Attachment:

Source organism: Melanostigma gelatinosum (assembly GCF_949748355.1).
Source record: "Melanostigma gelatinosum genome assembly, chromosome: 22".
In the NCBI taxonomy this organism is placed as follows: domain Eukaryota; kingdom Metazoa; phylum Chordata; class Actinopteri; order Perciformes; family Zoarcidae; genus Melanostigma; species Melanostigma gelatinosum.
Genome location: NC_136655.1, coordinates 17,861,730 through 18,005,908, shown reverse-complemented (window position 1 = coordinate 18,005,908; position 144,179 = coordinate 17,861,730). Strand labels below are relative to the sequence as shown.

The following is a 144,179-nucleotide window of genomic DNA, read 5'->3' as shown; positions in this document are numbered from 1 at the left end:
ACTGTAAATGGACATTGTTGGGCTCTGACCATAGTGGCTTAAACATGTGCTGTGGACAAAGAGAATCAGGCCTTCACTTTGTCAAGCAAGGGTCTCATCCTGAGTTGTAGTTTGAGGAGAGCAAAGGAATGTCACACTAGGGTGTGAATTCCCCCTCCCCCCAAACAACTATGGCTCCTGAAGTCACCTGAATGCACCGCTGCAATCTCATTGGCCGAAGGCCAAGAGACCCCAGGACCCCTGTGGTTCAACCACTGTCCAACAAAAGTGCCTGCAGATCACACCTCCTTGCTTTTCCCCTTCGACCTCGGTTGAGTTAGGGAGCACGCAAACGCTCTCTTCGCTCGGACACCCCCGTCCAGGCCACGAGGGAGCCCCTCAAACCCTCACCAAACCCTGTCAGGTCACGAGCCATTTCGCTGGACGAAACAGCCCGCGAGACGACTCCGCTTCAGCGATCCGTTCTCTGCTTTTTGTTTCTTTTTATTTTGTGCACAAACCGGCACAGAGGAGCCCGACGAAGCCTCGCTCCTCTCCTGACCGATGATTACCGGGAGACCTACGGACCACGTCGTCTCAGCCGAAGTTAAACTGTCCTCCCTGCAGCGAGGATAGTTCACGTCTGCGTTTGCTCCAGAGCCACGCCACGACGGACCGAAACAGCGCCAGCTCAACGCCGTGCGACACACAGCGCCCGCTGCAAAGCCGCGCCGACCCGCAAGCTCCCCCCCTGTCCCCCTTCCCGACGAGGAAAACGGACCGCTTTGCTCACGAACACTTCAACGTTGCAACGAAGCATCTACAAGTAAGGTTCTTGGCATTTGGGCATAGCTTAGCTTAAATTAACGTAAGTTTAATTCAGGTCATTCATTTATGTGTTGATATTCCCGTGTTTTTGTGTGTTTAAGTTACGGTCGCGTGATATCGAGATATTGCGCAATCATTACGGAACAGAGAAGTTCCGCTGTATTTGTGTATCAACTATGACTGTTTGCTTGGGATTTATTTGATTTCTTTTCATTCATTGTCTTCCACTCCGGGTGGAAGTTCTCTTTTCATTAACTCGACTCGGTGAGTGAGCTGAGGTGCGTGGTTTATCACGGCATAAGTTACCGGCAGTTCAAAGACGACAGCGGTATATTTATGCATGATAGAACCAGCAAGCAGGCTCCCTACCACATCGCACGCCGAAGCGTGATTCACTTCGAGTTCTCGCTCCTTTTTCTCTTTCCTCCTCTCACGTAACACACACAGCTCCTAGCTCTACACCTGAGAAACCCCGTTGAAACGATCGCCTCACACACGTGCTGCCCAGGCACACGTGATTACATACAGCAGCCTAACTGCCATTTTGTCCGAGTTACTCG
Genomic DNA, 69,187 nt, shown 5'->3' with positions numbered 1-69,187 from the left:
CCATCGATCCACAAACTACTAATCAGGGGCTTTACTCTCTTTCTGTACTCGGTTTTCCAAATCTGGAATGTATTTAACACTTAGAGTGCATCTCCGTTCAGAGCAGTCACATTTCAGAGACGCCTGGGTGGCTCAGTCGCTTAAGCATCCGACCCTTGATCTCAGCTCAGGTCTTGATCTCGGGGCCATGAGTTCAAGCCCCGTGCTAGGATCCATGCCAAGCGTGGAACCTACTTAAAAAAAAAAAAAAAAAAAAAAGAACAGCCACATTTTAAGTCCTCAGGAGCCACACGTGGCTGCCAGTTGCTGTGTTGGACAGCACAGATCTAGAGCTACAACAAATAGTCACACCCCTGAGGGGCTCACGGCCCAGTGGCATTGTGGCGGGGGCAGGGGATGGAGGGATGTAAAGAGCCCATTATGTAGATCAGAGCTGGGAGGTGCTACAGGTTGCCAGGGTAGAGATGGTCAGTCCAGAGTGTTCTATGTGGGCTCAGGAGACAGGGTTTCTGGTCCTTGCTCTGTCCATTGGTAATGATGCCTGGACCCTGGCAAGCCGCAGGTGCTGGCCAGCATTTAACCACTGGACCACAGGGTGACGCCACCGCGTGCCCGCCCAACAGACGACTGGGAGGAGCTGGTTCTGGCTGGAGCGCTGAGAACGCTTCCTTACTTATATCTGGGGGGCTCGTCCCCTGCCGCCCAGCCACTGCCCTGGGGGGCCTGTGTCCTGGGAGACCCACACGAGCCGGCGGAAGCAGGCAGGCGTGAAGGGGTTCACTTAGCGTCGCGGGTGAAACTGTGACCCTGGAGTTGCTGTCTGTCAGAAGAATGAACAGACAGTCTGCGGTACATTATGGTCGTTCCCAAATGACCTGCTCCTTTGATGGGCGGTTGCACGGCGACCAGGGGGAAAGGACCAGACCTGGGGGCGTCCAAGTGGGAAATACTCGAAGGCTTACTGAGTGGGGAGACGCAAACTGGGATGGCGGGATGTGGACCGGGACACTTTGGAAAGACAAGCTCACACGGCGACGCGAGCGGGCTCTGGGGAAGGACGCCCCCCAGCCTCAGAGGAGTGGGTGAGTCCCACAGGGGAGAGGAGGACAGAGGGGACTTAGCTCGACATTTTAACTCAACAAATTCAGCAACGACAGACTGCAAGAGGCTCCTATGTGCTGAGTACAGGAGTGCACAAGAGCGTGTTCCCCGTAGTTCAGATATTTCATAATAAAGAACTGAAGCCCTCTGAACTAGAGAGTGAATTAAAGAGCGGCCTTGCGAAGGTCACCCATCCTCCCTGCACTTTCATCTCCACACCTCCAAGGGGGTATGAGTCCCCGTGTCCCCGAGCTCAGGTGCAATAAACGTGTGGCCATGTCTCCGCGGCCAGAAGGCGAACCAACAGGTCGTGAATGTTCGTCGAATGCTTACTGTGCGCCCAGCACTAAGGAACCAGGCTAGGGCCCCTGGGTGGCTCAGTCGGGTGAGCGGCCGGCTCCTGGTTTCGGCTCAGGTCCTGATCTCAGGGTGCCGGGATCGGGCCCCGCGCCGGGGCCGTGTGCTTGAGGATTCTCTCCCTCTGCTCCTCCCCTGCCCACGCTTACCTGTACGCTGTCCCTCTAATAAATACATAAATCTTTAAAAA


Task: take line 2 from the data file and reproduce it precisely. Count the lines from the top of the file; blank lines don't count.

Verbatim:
Source record: "Melanostigma gelatinosum genome assembly, chromosome: 22".